Martina McBride Rides Her Soul Train


Martina McBride Rides Her Soul Train

By Bob Doerschuk

© 2014 CMA Close Up®
News Service / Country Music Association®, Inc.

Country Music headliner Martina McBride’s catalog
overflows with powerfully communicative performances. The playful “I Love You,”
the heartbroken ballad “Wrong Again,” and the empowering anthems “Independence
Day,” “This One’s for the Girls” and “Wrong Baby Wrong” unfold along
clear lines of melody, which the five-time CMA Award winner animated with her
own distinctive phrasing and interpretive sense.

In contrast, much of her new album, Everlasting,
pays homage to R&B and showcases vocal improvisation. A perfect example would
be “I’ve Been Loving You Too Long,” which in essence was a sketch over which
Otis Redding unleashed his volcanic and highly extemporized performance. Speaking
generally, the emphasis in soul music is often on the performance, while to paraphrase
a familiar line in Music City, Country recordings start with and often stay grounded on the song.

“There are some differences
in phrasing,” McBride noted. “When I was first thinking about making this
record and finding songs that would fit my voice, I was a little bit overwhelmed.
Tackling some of these songs was a bit intimidating. But then Don (Was, producer)
helped me a lot. He said, ‘Just be you. Sing it how you would sing it.’ That
was a liberating moment for me. I was like, ‘Oh! That makes sense!’”

Their collaboration began
with a meeting in Los Angeles. “We just had a musical conversation,” McBride
recalled. “We listened to music for hours in his office to figure out what I
was drawn to. I was thinking about making a mellow, singer/ songwriter record
in a soul vein, something with horns, like a Ray Charles record. At some point
it just clicked and we decided to lean in that direction.”

Everlasting was a milestone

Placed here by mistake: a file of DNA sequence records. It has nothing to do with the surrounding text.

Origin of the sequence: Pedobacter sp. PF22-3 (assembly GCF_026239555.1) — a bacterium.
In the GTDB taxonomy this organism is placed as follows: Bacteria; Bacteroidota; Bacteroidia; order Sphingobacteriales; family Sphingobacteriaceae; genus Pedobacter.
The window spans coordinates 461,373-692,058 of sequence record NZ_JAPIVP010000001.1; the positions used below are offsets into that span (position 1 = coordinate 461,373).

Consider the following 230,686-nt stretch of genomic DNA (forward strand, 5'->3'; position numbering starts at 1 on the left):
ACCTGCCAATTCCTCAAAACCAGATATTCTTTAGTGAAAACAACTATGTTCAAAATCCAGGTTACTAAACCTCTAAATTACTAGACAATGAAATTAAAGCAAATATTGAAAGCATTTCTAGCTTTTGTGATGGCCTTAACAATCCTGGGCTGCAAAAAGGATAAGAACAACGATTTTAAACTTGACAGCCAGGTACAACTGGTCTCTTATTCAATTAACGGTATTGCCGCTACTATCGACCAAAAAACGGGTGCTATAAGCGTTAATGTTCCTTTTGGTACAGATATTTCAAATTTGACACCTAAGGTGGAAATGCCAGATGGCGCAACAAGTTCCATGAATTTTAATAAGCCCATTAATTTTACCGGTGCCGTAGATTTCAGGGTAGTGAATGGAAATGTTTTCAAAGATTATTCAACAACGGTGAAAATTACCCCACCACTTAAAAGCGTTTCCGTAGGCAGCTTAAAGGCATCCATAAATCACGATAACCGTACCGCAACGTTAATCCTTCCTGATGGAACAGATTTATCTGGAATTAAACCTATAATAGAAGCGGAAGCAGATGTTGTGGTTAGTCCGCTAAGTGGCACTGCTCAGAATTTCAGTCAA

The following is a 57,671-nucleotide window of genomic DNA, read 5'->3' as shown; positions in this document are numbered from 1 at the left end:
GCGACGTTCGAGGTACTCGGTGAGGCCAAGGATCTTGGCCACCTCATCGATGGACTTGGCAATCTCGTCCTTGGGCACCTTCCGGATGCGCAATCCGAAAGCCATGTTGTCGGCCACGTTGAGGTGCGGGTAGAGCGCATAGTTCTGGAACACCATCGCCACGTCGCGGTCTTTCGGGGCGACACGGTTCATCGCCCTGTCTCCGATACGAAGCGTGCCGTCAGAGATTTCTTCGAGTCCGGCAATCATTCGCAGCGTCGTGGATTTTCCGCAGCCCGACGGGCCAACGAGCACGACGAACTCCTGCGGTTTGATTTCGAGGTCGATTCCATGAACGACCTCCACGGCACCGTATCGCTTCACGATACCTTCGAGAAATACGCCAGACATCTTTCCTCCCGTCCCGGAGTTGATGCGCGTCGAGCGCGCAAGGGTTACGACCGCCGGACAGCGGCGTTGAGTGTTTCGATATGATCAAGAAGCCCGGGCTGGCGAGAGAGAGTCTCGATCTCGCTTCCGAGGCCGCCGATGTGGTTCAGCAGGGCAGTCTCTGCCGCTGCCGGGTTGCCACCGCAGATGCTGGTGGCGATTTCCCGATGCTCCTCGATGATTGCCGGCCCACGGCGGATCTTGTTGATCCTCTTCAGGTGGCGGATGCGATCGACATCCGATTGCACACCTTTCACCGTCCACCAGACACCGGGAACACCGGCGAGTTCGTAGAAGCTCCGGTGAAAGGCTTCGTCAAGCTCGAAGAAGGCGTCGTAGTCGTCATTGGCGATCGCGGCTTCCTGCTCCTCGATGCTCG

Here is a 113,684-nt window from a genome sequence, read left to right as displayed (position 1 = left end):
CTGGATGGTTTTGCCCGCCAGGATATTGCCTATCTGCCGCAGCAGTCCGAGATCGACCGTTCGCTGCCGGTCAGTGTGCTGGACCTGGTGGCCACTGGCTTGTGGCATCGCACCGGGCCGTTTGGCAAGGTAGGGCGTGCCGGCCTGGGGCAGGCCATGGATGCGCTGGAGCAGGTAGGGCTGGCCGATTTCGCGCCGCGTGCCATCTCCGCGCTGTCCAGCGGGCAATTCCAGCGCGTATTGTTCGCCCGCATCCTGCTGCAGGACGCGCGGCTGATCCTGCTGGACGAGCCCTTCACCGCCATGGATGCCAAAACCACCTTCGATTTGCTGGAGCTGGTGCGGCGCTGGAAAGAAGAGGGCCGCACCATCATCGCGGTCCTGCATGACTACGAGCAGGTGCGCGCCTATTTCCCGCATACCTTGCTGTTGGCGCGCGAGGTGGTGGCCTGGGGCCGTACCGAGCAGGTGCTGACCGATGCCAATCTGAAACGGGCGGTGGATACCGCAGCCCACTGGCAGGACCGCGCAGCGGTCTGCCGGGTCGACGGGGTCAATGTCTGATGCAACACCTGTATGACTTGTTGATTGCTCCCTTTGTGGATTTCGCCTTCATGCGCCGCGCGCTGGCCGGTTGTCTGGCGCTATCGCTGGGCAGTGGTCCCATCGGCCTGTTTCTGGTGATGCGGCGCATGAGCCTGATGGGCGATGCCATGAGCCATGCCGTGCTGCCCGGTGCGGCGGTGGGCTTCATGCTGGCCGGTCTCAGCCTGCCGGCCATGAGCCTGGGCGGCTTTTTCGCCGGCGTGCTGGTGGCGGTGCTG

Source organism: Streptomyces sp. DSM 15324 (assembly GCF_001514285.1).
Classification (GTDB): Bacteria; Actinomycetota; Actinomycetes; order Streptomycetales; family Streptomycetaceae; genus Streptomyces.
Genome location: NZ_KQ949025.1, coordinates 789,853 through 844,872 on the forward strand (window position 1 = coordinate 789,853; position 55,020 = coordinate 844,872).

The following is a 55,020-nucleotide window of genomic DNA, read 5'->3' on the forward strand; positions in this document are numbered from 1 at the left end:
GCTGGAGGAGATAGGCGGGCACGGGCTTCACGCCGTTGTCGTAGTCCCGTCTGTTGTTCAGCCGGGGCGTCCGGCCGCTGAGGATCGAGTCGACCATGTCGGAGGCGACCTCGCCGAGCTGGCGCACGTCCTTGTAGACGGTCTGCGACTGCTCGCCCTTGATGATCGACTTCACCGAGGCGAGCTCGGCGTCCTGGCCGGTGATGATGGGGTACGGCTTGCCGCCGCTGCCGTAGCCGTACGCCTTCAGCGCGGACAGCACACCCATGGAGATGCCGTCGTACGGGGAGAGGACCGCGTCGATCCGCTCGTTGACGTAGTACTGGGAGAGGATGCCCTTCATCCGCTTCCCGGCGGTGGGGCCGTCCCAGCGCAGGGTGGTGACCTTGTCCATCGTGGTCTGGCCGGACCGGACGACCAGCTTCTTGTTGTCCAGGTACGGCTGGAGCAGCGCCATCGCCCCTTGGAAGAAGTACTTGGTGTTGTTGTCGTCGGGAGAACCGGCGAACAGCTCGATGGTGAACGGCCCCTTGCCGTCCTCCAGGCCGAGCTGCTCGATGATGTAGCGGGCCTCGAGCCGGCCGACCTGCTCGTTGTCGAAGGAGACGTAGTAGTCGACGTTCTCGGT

for Was as well. For all he had accomplished in the industry, this was the first
album he had ever produced in Nashville. The musicians exemplified the best of
the city’s approach to tracking, working quickly and efficiently, with no problems
crossing the Country Music divide.

“We were all in the same room, Don and us, except for Martina
in the vocal room,” said her longtime music director and keyboard player Jim
Medlin. “He sat there with us and listened, his eyes shut the whole time, smiling
like a kid in a candy shop. We all had little talk-back mics; when we’d do a
pass, he didn’t give a lot of direction but just let everything unfold with
a couple of words here and there. It was a real laid-back endeavor.”

“I think it was really
thrilling for the musicians because they were playing for an audience of Don Was,”
McBride added. “With so few instruments, everybody played so tastefully. Nobody
got in anyone’s way. It was like they’d been playing together for 20 years.”

One concern that didn’t
come up in the studio was whether Country fans would have any trouble connecting
with Everlasting. McBride still doesn’t worry about it; she’s played
some of these tracks on shows with George Strait this year, trusting that the
music would speak for itself.

“To some Country fans, it might sound like I’ve taken some
kind of a left turn,” she admitted. “But this is so similar to Country Music!
And anything I do is probably going to have a Country sensibility because that’s
what I’ve sung for so long. The common thread is that it’s me. I hope people
listen and go, ‘Oh, that’s just Martina, doing what she always does.’”

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